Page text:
WATCH: The investigation is quickly zeroing in on the Buk missile believed to have brought down the Malaysian Airlines jetliner and who fired it. Eric Sorensen explains.
TORONTO – Military experts and analysts have named the Buk/SA-11 missile system as the weapon that shot down Malaysian Flight MH17 over eastern Ukraine on Thursday.
A shoulder-powered missile system with a range of just 3,000 metres is out of the question: MH17 was flying far outside that range, at an altitude of about 10,000 metres.
Though the Ukrainian government, rebel forces and Russian authorities have all denied culpability, whatever missile was used had to belong to a powerful, high-tech system that would require intensive training, experts say.
The Russian-designed Buk system, typically known as an SA-11 “Gadfly” in the west, carries surface-to-air missiles that can reach an altitude of 22,000 metres. The system is usually comprised of three components: radar, a command post and one or more launchers, all mounted on vehicles.
But it’s possible for the launcher to operate as a mobile stand-alone system.
VIDEO GALLERY: The loss of Flight MH17
“Its built-in radar is normally used to track the target being engaged, but can be operated in a target-detection mode, allowing it to autonomously engage targets that were present in the radar’s forward field of view,” Doug Richardson wrote in a press release from the global information company IHS. Richardson is the editor of IHS Jane’s, a company specializing in military, aerospace and transportation issues.
Konrad Muzyka, an analyst who specializes in Europe and former Soviet states, said using a system like the Buk/SA-11 would be no easy task. Even if the missile-launcher is used on its own, it’s a complicated piece of machinery that would require extensive training.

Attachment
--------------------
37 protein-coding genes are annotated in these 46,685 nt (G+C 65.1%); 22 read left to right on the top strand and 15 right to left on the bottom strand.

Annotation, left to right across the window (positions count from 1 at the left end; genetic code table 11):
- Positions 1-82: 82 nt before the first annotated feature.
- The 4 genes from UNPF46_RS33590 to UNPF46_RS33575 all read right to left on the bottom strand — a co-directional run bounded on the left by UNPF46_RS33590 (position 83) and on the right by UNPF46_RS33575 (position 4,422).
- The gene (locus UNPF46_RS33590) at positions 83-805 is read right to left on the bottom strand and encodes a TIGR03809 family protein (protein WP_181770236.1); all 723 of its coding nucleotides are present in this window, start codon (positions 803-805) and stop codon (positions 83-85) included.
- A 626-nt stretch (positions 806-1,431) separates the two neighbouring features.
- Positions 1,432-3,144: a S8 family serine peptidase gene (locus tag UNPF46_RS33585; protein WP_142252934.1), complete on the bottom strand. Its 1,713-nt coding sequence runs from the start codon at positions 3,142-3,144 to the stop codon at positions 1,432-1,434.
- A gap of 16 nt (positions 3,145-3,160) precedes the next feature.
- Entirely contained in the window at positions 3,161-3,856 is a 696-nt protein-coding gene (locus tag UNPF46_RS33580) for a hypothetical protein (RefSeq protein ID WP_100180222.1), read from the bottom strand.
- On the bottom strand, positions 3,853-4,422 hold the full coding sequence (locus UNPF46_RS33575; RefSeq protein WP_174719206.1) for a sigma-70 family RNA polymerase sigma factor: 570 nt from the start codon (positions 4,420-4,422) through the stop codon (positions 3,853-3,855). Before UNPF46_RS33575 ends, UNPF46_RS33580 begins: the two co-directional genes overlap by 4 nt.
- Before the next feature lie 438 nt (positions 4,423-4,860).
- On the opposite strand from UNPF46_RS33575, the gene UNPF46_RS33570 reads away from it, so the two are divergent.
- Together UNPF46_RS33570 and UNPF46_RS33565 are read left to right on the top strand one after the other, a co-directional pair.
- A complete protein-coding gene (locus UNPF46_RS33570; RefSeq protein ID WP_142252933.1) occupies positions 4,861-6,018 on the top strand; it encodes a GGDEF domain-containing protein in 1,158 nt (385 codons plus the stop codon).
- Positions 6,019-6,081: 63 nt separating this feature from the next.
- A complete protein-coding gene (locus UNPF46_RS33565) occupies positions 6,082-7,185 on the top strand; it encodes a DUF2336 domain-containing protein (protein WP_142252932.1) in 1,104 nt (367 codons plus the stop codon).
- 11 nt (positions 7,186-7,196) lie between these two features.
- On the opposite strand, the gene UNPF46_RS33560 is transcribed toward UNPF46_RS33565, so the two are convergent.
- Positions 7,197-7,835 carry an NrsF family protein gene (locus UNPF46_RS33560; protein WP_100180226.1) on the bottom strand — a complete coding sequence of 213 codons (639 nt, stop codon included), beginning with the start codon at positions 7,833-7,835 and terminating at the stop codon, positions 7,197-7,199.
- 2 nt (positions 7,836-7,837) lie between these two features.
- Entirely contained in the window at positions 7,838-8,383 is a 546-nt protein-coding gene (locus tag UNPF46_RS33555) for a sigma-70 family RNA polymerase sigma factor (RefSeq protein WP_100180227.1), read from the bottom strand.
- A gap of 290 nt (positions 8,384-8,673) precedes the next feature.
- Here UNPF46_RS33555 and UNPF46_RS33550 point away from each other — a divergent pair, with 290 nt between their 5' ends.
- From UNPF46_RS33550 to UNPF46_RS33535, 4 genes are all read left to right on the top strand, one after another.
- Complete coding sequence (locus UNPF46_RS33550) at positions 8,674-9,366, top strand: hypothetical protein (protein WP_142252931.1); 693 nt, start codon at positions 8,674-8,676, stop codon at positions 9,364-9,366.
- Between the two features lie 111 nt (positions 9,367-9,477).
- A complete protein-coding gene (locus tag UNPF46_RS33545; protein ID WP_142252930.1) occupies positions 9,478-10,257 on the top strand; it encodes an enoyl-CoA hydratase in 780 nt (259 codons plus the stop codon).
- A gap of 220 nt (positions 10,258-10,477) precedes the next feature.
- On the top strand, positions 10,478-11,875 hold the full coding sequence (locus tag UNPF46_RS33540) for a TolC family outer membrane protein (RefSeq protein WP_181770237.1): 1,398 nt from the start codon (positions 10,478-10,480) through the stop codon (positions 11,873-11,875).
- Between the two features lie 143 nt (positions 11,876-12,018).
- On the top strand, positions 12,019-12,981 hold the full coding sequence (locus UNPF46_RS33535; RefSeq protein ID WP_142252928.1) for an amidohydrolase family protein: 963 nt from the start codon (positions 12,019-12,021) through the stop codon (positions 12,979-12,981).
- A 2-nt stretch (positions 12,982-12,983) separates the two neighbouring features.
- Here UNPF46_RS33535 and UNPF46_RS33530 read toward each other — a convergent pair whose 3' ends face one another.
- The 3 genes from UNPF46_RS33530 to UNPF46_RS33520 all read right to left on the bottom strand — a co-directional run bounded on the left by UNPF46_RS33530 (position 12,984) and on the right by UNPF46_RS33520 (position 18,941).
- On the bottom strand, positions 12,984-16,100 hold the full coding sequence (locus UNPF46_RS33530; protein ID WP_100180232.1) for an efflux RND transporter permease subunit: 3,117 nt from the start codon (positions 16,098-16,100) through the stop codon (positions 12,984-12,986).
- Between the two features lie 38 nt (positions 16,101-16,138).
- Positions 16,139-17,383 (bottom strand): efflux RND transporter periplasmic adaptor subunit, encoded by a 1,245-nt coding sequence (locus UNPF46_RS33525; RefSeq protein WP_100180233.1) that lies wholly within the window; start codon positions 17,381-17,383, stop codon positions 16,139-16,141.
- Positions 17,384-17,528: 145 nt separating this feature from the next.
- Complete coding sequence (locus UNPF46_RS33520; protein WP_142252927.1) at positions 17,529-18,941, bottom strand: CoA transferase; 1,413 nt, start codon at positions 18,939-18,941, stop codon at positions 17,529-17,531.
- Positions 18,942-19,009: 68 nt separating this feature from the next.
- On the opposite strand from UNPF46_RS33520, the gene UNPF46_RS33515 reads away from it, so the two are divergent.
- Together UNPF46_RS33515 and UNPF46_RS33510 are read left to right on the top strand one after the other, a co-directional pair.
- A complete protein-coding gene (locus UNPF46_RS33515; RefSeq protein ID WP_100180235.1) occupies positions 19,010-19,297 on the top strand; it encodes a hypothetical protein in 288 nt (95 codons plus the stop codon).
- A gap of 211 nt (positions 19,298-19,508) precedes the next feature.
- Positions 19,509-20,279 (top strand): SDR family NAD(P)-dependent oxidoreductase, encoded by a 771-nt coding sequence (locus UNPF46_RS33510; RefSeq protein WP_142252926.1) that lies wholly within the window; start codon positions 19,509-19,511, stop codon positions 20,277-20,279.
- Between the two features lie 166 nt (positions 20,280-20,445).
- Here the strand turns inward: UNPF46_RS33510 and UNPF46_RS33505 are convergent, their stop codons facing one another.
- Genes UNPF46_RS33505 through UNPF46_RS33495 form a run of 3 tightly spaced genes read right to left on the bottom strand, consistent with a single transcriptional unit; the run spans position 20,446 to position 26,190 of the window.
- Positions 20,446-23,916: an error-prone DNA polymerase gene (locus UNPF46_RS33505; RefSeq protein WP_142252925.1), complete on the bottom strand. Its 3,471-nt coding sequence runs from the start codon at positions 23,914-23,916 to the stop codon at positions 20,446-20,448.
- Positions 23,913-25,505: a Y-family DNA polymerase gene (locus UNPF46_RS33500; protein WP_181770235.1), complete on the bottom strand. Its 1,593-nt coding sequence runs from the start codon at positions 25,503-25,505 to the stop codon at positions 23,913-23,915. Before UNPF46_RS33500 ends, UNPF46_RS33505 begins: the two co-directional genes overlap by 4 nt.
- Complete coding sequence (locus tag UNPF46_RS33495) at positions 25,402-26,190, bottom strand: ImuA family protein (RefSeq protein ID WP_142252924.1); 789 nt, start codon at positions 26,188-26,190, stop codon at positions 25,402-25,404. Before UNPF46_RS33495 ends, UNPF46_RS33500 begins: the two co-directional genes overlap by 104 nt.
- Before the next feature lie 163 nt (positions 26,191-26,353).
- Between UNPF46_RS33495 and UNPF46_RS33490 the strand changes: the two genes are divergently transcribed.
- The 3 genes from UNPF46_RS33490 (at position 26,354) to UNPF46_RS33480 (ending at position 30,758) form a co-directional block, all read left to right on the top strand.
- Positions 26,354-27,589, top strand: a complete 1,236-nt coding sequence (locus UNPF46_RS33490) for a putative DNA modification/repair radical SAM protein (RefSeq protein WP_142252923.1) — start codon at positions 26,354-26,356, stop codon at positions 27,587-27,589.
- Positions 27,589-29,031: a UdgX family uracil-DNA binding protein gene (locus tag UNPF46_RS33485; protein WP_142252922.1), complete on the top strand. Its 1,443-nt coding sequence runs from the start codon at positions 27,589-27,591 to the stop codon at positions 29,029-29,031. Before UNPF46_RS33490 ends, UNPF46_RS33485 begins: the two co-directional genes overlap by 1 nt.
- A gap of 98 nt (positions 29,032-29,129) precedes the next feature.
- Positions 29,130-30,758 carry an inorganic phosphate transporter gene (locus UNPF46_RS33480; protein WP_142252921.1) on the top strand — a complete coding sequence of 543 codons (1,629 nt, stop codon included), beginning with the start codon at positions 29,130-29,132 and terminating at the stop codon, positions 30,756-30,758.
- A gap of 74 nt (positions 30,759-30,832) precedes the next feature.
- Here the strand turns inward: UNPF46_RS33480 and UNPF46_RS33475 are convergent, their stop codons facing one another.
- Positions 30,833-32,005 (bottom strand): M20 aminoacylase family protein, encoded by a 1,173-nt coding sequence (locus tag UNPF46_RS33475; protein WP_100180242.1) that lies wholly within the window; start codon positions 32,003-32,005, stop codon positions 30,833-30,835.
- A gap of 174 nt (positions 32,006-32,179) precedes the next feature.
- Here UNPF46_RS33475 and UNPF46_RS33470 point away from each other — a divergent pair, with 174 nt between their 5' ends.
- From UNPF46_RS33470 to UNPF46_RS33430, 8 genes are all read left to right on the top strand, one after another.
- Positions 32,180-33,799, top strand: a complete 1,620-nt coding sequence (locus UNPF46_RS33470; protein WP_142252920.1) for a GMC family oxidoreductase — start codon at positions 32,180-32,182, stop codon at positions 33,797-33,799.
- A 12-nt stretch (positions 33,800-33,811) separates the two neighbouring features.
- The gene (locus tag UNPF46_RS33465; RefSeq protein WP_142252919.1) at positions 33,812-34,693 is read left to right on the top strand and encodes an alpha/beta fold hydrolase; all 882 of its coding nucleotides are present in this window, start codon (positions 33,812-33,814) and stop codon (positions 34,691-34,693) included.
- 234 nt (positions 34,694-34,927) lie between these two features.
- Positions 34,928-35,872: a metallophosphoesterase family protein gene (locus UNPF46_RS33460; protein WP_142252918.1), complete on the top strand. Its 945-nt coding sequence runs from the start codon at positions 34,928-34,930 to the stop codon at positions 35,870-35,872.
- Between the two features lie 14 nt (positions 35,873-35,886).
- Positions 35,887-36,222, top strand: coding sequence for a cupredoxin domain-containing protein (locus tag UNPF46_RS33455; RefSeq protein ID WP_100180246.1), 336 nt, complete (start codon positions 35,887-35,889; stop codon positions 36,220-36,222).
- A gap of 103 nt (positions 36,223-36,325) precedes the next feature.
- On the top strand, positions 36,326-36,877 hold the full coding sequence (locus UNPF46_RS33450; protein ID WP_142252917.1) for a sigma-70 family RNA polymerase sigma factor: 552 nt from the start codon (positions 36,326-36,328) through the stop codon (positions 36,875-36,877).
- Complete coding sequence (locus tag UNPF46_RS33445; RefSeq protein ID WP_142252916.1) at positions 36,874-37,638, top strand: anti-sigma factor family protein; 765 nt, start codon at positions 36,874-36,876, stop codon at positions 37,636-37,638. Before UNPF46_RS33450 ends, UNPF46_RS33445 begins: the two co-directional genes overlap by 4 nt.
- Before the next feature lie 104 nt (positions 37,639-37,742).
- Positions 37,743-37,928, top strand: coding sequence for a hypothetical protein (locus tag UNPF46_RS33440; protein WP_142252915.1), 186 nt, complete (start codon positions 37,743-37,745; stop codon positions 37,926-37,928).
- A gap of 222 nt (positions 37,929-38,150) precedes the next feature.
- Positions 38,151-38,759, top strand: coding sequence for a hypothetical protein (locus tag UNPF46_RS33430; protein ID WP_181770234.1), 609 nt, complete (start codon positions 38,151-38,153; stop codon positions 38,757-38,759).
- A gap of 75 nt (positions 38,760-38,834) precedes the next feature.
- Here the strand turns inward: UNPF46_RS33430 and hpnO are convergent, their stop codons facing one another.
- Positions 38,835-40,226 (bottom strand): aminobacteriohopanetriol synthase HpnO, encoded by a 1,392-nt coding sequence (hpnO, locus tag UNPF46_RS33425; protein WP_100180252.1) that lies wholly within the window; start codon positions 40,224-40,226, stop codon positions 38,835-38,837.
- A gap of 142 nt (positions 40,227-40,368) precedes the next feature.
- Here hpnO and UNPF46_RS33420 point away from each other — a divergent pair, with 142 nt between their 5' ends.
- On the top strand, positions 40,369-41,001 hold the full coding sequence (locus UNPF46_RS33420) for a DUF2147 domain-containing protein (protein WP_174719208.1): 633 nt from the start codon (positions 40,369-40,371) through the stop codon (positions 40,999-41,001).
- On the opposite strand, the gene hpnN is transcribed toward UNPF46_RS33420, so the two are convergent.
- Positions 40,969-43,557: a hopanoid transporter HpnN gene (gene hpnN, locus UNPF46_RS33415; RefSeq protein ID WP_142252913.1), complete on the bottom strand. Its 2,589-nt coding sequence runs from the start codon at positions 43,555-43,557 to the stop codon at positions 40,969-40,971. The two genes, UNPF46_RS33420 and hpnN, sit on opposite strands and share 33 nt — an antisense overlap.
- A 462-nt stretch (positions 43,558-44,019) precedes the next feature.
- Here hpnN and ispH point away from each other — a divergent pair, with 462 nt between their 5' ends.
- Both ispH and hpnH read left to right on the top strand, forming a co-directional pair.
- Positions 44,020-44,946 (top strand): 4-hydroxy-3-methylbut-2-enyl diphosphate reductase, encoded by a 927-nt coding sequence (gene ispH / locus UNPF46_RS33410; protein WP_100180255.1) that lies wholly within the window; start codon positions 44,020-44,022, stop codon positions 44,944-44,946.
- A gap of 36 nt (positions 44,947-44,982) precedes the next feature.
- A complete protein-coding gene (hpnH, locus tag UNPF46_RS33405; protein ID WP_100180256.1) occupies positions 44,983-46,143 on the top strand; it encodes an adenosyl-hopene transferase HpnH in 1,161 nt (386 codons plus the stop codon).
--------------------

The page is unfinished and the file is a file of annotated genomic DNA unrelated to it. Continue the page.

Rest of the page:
“The question is if it was the separatists – and a lot of circumstantial evidence points that it could have been them – was it from the Ukraine or Russian government?” Muzyka said.
“And if it was captured, who trained them?”
The Russian-made Buk/SA-11 was designed in the 1970s and came into use the following decade. Each of the four missiles in the mobile system carries a highly explosive warhead. Muzyka says it’s unlikely the MH17’s pilot would have seen the missile coming: It travels at roughly 850 metres a second.
Several videos have emerged of what many are calling proof that the Buk/SA-11 systems were being moved in the region where the plane crashed. Muzyka said he’s seen the videos and confirmed the missile systems shown are indeed the SA-11. But he couldn’t say where they were.
Some Associated Press journalists saw a system similar to the SA-11 moving through rebel-held territory on Thursday.
Some have suggested the missile in question could have been the SA-20. Muzyka said that’s unlikely due the complexity of such a system.
“There had been discussion about a year ago about the SA-20 being deployed to Syria, but that would have been a game-changer,” Muzyka said. “It is such a complex and deadly system.”
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